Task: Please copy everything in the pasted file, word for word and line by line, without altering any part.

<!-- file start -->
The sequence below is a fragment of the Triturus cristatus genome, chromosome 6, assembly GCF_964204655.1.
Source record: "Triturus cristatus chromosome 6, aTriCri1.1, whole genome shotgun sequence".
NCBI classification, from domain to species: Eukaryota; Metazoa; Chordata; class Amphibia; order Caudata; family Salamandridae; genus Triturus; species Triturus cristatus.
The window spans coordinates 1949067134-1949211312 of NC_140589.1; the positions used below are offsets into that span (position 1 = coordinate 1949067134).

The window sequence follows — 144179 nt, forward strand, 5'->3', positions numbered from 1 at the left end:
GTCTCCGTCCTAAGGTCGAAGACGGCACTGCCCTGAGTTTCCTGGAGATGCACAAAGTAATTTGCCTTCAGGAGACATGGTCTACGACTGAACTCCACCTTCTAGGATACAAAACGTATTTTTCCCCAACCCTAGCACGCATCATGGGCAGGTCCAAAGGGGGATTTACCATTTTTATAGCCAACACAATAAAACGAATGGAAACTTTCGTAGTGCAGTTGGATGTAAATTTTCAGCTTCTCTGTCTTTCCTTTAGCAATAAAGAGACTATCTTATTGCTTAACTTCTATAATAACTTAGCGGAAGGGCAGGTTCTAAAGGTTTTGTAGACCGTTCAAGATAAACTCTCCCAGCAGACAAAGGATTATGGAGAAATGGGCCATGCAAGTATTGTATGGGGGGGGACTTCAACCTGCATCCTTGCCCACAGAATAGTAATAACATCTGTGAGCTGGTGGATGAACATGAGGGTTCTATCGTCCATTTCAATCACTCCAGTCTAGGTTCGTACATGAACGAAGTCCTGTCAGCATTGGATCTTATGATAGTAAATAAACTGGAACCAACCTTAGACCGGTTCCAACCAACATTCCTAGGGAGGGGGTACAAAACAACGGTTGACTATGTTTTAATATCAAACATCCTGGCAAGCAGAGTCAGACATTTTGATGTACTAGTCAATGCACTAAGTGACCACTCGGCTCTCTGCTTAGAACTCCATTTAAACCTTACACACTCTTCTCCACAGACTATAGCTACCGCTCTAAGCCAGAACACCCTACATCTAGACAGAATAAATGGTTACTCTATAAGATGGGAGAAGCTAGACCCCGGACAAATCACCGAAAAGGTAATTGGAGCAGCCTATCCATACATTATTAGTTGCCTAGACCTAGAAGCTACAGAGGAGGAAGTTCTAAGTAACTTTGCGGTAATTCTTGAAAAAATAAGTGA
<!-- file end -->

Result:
The sequence below is a fragment of the Triturus cristatus genome, chromosome 6, assembly GCF_964204655.1.
Source record: "Triturus cristatus chromosome 6, aTriCri1.1, whole genome shotgun sequence".
NCBI classification, from domain to species: Eukaryota; Metazoa; Chordata; class Amphibia; order Caudata; family Salamandridae; genus Triturus; species Triturus cristatus.
The window spans coordinates 1949067134-1949211312 of NC_140589.1; the positions used below are offsets into that span (position 1 = coordinate 1949067134).

The window sequence follows — 144179 nt, forward strand, 5'->3', positions numbered from 1 at the left end:
GTCTCCGTCCTAAGGTCGAAGACGGCACTGCCCTGAGTTTCCTGGAGATGCACAAAGTAATTTGCCTTCAGGAGACATGGTCTACGACTGAACTCCACCTTCTAGGATACAAAACGTATTTTTCCCCAACCCTAGCACGCATCATGGGCAGGTCCAAAGGGGGATTTACCATTTTTATAGCCAACACAATAAAACGAATGGAAACTTTCGTAGTGCAGTTGGATGTAAATTTTCAGCTTCTCTGTCTTTCCTTTAGCAATAAAGAGACTATCTTATTGCTTAACTTCTATAATAACTTAGCGGAAGGGCAGGTTCTAAAGGTTTTGTAGACCGTTCAAGATAAACTCTCCCAGCAGACAAAGGATTATGGAGAAATGGGCCATGCAAGTATTGTATGGGGGGGGACTTCAACCTGCATCCTTGCCCACAGAATAGTAATAACATCTGTGAGCTGGTGGATGAACATGAGGGTTCTATCGTCCATTTCAATCACTCCAGTCTAGGTTCGTACATGAACGAAGTCCTGTCAGCATTGGATCTTATGATAGTAAATAAACTGGAACCAACCTTAGACCGGTTCCAACCAACATTCCTAGGGAGGGGGTACAAAACAACGGTTGACTATGTTTTAATATCAAACATCCTGGCAAGCAGAGTCAGACATTTTGATGTACTAGTCAATGCACTAAGTGACCACTCGGCTCTCTGCTTAGAACTCCATTTAAACCTTACACACTCTTCTCCACAGACTATAGCTACCGCTCTAAGCCAGAACACCCTACATCTAGACAGAATAAATGGTTACTCTATAAGATGGGAGAAGCTAGACCCCGGACAAATCACCGAAAAGGTAATTGGAGCAGCCTATCCATACATTATTAGTTGCCTAGACCTAGAAGCTACAGAGGAGGAAGTTCTAAGTAACTTTGCGGTAATTCTTGAAAAAATAAGTGA